Event Timeline

steakhal created this revision.Aug 31 2020, 5:18 AM
steakhal requested review of this revision.Aug 31 2020, 5:18 AM

Note that we don't deal with wrapping here.

Wrapping? Please elaborate.

clang/lib/StaticAnalyzer/Checkers/ArrayBoundCheckerV2.cpp
226

I really feel that this check would have a better place in the implementation of eval. This seems really counter-intuitive to do this stuff at the Checker's level. Is there any reason why we can't do this in eval?

evalBinOpNN could return with Unknown, and the state should remain unchanged. Am I missing something?

clang/lib/StaticAnalyzer/Checkers/ArrayBoundCheckerV2.cpp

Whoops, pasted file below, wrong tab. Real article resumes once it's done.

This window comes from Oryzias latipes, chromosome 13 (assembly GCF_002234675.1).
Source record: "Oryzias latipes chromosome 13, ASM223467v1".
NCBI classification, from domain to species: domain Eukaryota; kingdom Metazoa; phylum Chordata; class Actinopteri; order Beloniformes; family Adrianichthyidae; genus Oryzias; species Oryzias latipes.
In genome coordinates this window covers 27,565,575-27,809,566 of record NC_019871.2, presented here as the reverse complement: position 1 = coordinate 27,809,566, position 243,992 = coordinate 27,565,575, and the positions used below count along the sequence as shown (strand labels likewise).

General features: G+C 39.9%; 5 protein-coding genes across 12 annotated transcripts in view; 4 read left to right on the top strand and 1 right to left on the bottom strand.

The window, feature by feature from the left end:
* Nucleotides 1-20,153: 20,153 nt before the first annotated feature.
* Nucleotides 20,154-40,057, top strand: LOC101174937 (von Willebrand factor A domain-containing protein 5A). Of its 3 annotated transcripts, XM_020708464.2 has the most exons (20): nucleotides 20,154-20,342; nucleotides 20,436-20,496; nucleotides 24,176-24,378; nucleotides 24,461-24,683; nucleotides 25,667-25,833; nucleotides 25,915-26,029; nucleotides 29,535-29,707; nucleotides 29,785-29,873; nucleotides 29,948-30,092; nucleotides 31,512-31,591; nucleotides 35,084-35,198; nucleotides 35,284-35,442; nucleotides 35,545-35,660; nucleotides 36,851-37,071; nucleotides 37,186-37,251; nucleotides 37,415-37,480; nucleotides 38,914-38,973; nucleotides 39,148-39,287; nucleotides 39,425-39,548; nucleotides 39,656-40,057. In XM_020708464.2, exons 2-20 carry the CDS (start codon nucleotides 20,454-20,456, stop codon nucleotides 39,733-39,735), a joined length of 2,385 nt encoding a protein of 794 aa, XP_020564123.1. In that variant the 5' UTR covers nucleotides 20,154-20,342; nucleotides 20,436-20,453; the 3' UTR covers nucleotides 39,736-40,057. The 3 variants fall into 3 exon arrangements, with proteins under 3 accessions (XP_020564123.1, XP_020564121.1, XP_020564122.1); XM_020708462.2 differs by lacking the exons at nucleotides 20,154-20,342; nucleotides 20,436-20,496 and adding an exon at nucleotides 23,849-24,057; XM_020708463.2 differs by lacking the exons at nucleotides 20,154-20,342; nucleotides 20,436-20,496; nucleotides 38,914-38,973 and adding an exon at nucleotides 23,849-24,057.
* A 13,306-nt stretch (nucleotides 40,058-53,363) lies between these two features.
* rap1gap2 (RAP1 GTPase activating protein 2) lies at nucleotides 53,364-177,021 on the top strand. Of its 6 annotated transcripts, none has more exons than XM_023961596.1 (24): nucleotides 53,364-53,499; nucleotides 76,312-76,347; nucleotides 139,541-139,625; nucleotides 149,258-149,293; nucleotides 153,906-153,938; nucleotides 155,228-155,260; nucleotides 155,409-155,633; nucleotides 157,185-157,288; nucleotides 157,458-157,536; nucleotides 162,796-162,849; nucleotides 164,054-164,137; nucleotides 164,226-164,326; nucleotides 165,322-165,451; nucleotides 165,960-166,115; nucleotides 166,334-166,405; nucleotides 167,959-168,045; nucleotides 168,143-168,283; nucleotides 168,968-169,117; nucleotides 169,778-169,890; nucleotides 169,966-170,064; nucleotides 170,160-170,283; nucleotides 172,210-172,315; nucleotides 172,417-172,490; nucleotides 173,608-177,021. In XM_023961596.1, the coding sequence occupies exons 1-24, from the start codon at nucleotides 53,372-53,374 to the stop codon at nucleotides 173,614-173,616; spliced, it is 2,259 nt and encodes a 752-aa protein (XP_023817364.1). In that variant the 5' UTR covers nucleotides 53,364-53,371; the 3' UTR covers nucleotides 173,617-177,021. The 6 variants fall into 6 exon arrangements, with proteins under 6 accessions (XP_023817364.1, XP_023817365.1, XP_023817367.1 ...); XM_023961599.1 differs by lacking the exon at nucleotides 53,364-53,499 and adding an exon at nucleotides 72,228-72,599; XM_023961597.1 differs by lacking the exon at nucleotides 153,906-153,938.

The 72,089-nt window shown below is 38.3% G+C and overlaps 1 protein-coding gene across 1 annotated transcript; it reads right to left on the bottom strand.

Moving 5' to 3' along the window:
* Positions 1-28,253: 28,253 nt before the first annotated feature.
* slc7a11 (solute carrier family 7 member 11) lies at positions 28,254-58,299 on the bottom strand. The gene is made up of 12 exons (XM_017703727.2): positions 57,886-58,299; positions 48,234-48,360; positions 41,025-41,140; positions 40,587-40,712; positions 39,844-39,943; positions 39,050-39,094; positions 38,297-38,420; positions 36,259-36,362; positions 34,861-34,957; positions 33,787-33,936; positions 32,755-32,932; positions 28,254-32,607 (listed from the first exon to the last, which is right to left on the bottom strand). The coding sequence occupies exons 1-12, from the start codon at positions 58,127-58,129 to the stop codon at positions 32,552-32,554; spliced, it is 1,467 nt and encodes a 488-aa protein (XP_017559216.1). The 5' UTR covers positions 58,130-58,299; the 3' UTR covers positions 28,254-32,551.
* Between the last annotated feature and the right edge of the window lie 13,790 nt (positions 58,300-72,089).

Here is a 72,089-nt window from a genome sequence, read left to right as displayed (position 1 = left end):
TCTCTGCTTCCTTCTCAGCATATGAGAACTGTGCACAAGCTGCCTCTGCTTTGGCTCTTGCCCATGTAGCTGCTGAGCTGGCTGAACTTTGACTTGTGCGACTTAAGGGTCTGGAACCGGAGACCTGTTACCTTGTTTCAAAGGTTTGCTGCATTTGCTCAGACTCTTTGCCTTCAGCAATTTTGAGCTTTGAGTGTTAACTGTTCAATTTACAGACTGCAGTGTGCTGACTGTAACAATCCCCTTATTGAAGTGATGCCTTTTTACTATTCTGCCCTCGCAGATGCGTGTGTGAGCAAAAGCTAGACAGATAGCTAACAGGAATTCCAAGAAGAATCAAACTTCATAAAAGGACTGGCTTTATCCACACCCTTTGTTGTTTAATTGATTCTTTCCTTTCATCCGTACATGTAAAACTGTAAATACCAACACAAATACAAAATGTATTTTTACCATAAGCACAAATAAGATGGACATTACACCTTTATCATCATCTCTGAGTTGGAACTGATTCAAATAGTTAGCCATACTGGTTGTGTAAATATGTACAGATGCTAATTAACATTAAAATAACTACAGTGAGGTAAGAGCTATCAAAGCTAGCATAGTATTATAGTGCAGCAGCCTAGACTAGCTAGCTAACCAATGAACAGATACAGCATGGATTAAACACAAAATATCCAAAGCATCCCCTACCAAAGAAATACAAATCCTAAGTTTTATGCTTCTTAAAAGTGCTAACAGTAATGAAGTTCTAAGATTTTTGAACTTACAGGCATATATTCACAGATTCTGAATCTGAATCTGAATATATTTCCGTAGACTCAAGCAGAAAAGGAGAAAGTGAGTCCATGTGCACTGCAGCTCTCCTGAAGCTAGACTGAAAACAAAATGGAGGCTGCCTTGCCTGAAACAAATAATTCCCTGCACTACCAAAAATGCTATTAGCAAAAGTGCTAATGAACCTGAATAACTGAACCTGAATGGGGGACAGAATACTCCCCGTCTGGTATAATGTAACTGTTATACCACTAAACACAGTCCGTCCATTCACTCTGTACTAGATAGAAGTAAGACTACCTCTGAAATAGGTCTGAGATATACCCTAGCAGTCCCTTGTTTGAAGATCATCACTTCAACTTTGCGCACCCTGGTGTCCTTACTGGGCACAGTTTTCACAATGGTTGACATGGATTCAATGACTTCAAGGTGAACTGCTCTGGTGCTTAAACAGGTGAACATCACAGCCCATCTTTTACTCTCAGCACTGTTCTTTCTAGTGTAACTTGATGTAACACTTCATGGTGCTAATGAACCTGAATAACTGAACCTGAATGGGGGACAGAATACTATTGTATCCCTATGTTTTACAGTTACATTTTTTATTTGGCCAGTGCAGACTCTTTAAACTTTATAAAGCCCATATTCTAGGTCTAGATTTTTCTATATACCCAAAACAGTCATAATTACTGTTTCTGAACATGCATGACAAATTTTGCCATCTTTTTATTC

226

I agree here. Actually, the constraint manager should handle this.

NoQ added a comment.Sep 3 2020, 12:09 AM

len + 1 < 0

What are types of each term in this expression?

Like, if everything here was promoted to size_t, as it should be according to the language rules, then this comparison is trivially false and our constraint manager is definitely smart enough to figure this out.

into len < -1

And this is an incorrect transformation assuming everything is of type size_t. The original statement was trivially false whereas this statement is true for almost every value - except, well, SIZE_MAX. If it's the checker doing this, it's doing something wrong.

I really feel that this check would have a better place in the implementation of eval. This seems really counter-intuitive to do this stuff at the Checker's level. Is there any reason why we can't do this in eval?